The Blaze in the Green

Playing with toetoe

In Owls do Cry, Janet Frame wrote about the ‘gold tickle’ of toetoe around the town rubbish dump where her characters, four children, played. How many childhoods include that golden tickle or, as it always seemed to me, that golden blaze in the green, something mysteriously decorative like a lion’s mane, a horse’s plume, standing to attention in plain old flax.

This is what it looks like

Lawrence Patchett writes about a different kind of courage

My first flood scared me. The Hook River burst its banks, ripped tar seal off the road, and oozed over the paddocks. I was eight.

Getting out Alive

The survival kit

When it comes to survival in the outdoors, modern technologies often aren’t much use. We need fail-safe equipment and knowledge to get us through. The techniques and advice haven’t changed much over the years, but it’s worth keep yourself up-to-date on what you need and what you need to do.

K is for Kāhu

New Zealand’s birds of prey

The other day I started to read H is for Hawk, last year’s winner of the Samuel Johnson Prize for Non-Fiction. It has a swag of good reviews behind it, and no doubt sits on bedside tables throughout the land. And one day, it sat in front of me as I took the train home. ‘What’s that about?’ asked the man beside me. ‘Someone training a hawk,’ I said.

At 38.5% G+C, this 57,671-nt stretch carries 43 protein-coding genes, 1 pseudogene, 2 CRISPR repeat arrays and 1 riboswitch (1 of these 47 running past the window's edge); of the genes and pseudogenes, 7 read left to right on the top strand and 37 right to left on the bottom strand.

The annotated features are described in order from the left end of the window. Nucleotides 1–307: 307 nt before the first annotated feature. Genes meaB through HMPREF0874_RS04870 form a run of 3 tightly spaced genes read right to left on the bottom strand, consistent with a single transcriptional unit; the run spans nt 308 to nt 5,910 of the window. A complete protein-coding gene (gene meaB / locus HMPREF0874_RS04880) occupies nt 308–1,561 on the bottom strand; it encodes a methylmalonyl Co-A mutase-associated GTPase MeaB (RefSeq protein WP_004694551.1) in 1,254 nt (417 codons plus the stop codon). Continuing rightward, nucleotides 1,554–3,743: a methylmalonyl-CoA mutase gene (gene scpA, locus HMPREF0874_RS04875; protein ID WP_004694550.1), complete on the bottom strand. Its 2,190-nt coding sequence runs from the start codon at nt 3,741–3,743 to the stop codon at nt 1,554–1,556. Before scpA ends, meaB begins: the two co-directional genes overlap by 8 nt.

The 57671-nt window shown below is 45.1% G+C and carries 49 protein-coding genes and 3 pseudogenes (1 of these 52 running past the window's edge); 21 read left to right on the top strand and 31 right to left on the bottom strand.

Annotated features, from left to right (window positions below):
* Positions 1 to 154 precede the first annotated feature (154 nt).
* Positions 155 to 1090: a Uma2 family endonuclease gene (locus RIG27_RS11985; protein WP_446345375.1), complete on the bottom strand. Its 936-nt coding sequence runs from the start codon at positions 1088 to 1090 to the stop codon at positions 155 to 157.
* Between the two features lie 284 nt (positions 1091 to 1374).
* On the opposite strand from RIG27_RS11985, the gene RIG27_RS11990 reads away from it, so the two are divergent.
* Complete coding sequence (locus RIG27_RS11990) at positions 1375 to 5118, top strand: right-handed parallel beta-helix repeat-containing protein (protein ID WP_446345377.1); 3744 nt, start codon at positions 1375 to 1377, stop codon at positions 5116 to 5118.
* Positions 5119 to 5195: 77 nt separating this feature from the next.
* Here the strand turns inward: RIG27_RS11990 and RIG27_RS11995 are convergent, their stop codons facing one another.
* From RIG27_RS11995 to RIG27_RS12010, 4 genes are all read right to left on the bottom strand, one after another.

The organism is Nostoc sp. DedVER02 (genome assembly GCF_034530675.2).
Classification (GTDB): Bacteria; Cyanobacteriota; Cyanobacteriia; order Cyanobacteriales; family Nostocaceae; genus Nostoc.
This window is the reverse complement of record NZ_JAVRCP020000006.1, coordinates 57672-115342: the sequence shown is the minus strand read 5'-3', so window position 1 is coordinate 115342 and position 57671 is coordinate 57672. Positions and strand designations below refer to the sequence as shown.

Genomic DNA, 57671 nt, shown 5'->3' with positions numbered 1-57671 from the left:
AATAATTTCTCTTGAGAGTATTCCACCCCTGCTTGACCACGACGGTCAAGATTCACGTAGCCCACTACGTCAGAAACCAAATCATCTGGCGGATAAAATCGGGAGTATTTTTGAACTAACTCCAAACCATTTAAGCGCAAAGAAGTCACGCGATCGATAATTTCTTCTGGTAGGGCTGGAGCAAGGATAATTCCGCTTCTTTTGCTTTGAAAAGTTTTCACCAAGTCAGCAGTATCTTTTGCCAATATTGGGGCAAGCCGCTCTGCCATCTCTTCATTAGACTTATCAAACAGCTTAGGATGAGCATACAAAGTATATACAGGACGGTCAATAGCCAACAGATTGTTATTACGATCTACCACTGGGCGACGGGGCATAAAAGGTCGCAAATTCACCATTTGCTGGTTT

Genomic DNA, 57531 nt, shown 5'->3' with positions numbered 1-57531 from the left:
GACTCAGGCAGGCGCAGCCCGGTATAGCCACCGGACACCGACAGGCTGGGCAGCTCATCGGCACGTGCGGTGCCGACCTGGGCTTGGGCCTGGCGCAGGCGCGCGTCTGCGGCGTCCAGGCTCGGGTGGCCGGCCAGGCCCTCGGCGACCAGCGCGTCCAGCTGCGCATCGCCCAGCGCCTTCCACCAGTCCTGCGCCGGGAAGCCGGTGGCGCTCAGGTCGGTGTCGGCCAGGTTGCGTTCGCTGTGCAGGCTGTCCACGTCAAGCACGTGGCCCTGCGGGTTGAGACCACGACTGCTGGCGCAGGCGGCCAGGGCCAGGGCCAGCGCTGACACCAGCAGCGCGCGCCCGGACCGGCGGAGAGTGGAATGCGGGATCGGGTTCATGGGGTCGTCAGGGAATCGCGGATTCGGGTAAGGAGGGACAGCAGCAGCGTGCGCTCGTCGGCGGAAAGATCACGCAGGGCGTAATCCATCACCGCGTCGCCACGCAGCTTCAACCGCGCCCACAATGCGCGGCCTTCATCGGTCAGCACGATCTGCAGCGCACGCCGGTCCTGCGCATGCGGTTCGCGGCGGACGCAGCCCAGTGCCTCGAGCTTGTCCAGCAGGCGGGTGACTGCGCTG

Not Some Fantasy Land

Exploring The Catlins Coast

There is a place I used to go as child where dolphins surfed perfect barrelling waves, rare penguins nested above a stone forest, and from the same spot you could watch the sun rise and the sun set over the ocean. This was not some fantasy land of my own imagining, this place is The Catlins Coast in the far south of the South Island.

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